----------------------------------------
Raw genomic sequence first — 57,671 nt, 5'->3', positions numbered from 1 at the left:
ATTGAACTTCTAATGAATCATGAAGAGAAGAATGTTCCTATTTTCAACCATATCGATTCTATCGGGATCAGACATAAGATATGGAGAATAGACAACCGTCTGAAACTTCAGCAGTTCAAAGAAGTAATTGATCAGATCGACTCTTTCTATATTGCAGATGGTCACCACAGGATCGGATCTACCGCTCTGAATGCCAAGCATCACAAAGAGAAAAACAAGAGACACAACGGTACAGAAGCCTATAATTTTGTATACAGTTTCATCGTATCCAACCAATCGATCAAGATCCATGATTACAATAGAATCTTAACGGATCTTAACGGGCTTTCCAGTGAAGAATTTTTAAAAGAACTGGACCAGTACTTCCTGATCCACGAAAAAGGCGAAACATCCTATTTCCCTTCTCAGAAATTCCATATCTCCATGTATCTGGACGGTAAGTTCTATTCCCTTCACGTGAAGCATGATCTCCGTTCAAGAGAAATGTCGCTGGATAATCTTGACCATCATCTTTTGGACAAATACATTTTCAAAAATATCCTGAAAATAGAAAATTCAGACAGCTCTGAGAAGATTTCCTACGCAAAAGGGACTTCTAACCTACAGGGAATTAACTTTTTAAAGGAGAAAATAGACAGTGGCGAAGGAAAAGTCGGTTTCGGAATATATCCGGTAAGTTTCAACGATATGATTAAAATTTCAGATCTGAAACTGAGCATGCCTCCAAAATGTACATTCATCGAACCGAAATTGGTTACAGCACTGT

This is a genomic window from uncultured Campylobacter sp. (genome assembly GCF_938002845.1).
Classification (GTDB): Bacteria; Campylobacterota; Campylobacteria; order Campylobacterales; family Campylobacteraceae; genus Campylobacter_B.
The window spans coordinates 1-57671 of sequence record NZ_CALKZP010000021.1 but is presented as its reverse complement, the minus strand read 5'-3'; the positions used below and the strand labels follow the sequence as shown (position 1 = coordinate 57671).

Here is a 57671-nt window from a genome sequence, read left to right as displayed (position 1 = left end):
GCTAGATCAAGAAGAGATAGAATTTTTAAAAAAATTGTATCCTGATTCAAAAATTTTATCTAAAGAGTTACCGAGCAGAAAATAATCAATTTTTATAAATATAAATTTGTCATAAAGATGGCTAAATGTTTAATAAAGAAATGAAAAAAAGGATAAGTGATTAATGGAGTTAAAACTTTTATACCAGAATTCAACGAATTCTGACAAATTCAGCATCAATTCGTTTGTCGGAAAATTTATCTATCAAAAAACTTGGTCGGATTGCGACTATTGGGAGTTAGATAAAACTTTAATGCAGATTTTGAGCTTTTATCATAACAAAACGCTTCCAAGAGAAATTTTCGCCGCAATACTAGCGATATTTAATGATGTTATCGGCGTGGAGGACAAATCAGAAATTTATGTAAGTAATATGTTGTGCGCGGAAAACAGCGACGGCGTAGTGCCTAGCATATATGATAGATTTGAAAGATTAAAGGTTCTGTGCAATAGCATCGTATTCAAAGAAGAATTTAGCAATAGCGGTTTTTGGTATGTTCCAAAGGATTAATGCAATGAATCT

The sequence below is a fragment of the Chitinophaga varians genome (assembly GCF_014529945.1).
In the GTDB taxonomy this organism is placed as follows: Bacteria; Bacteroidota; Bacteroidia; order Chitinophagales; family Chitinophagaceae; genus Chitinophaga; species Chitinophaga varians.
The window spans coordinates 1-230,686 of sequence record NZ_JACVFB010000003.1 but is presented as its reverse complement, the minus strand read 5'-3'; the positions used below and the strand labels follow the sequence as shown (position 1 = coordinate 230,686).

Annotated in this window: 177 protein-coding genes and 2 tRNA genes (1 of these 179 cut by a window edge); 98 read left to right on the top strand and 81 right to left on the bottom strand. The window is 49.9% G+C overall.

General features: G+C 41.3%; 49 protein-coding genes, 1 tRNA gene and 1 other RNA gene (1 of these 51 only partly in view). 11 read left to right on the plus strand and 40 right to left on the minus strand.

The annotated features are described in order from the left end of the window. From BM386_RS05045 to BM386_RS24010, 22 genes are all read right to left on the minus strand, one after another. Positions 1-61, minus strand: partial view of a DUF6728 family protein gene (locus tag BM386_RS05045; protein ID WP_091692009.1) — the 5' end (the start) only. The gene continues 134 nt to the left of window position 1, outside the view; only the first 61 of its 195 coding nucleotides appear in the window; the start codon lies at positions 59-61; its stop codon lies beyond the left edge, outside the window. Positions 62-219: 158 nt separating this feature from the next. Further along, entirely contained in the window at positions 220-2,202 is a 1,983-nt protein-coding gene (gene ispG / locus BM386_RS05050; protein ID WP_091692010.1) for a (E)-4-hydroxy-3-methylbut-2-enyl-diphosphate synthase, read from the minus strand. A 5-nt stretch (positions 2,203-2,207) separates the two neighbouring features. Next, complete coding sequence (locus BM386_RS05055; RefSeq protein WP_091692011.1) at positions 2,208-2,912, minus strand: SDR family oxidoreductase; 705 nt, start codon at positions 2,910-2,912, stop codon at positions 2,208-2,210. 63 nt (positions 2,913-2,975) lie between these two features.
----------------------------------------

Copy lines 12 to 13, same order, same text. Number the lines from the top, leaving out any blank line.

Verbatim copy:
General features: G+C 41.3%; 49 protein-coding genes, 1 tRNA gene and 1 other RNA gene (1 of these 51 only partly in view). 11 read left to right on the plus strand and 40 right to left on the minus strand.

The annotated features are described in order from the left end of the window. From BM386_RS05045 to BM386_RS24010, 22 genes are all read right to left on the minus strand, one after another. Positions 1-61, minus strand: partial view of a DUF6728 family protein gene (locus tag BM386_RS05045; protein ID WP_091692009.1) — the 5' end (the start) only. The gene continues 134 nt to the left of window position 1, outside the view; only the first 61 of its 195 coding nucleotides appear in the window; the start codon lies at positions 59-61; its stop codon lies beyond the left edge, outside the window. Positions 62-219: 158 nt separating this feature from the next. Further along, entirely contained in the window at positions 220-2,202 is a 1,983-nt protein-coding gene (gene ispG / locus BM386_RS05050; protein ID WP_091692010.1) for a (E)-4-hydroxy-3-methylbut-2-enyl-diphosphate synthase, read from the minus strand. A 5-nt stretch (positions 2,203-2,207) separates the two neighbouring features. Next, complete coding sequence (locus BM386_RS05055; RefSeq protein WP_091692011.1) at positions 2,208-2,912, minus strand: SDR family oxidoreductase; 705 nt, start codon at positions 2,910-2,912, stop codon at positions 2,208-2,210. 63 nt (positions 2,913-2,975) lie between these two features.